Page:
After she hung up with Sosa, she scoured the living room of Mac’s work and sure enough, found the moleskine wedged between two cushions of the Cat Pee couch. One of the resident cats had made sure that the couch was hers. Holding the book far from her, so she didn’t have to smell it, she dropped it by the corner into a plastic bag.
“Wait! Let’s check the day and see what her appointment was.” Mac said, rushing in from the other room. They took one of the other clear plastic bags — they had watched a lot of CSI — and carefully leafed through the pages. Jelly had left the string bookmark on the day of her death. In pencil, was written:
They looked at each other. “Fort Mason? She was found at Fort Point.”
“Jelly never did hear very well.”
“Maybe she wasn’t even supposed to die. Maybe she got caught up in, I don’t know, something else.” Mac was running his hand through his hair and looking around wildly. “This is so crazy! She shouldn’t have even been there! And who is Tom?”
“Mac, calm down. I’ll bring this to Sosa and he can look for finger prints or something. Let’s do it in the morning, it’s 3am now.”
Mac agreed and they started to pack up again.
She slept over at Mac’s that night. He lived so close to his work, and it was so late at night. They chit-chatted about his mail and recent packages, got into bed, and then the silence of Noe Valley descended on them like a wool blanket on a humid summer day.
Mac broke the silence. “It’s great you found that moleskine.”
“Yeah, I had a feeling that it was in that living room. Nobody had looked there.”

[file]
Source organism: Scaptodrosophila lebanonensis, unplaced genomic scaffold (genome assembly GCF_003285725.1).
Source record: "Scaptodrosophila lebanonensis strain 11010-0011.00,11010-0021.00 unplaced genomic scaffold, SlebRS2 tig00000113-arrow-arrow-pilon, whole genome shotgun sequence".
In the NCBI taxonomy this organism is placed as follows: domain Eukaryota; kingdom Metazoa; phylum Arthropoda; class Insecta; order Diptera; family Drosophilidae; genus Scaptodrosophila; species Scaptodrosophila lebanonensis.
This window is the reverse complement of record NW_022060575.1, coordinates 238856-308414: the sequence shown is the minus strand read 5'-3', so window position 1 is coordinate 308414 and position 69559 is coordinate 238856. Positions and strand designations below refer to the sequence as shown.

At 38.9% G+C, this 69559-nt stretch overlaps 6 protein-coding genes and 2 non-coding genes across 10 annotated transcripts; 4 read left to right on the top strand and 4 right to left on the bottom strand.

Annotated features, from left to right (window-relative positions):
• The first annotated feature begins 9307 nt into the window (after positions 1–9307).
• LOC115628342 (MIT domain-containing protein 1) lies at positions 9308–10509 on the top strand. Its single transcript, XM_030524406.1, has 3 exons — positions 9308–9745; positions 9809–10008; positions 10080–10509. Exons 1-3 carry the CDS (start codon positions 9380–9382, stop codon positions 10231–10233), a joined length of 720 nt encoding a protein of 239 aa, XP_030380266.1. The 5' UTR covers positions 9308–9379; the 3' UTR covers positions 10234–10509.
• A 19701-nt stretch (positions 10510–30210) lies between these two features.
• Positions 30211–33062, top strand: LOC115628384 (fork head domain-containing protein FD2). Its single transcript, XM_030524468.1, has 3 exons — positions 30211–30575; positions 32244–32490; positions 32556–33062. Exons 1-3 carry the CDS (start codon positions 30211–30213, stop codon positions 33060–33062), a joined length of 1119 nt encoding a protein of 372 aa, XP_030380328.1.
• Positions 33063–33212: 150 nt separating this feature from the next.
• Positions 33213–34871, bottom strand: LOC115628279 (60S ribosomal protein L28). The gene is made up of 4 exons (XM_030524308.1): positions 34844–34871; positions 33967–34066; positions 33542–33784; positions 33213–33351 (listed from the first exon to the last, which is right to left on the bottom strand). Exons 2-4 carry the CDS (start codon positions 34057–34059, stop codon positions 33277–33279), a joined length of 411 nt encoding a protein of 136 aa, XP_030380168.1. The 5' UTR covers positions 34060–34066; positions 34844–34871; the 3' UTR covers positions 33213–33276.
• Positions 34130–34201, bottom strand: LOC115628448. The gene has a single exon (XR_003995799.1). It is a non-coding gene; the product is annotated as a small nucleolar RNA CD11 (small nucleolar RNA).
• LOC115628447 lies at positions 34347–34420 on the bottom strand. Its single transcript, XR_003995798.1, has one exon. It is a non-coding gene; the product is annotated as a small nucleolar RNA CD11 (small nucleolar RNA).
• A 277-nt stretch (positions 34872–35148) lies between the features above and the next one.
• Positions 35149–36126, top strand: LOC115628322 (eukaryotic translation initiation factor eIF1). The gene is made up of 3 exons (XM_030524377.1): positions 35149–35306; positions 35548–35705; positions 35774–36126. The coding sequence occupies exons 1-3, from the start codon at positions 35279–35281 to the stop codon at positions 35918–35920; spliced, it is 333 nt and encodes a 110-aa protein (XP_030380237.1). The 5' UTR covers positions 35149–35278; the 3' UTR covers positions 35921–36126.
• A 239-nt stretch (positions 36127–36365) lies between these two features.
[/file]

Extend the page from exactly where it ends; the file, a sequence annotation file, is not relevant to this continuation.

It was quite for twenty minutes or so, and Beth didn’t feel like making love or going to sleep. She was scouring her mind trying to figure out who Tom was.
“I never told you about that year.” Mac said, breaking the silence. He rolled over and faced her. “We weren’t getting along, remember, and I had that interview up in Portland. I met up with Jelly.”
Beth knew where this was going.
“Listen, you don’t have to…”
“No, I want to. It’s been so weird lately. I was with her, we were just trying it out. I mean, it was just that time.”
“I thought you were just not in love with me anymore. I didn’t know there was someone else, someone I knew. I even asked you, and you said there wasn’t anyone.”
Beth knew she had to ask, just for her own self-respect, but she really didn’t want to know. “Did you guys get together any time after that? Like in the last year?”
The hesitation in his voice didn’t help slow down her heart rate.
She jerked up from bed and stared at her feet. “I better go.”
“No wait, don’t go, this is about the past.”
“I can’t sleep anyways, I’m just going to go home and try to crash there.”
It was a feeble excuse, but she felt like she wasn’t old enough to have this conversation, at the age of thirty-five. “I still love you and all, I just want to be by myself now.”
Mac sighed and lay there. She knew, in the dark, his mouth was in a straight line, in the angry-quiet repose.
She finished dressing and grabbed her purse and jacket, kissed him, then left.
The LCD readout in the bus station told her that the J-Church trolley was going to be 95 minutes. She thought, this is a good time to look through the rest of Jelly’s moleskin, and figure out: who was Tom?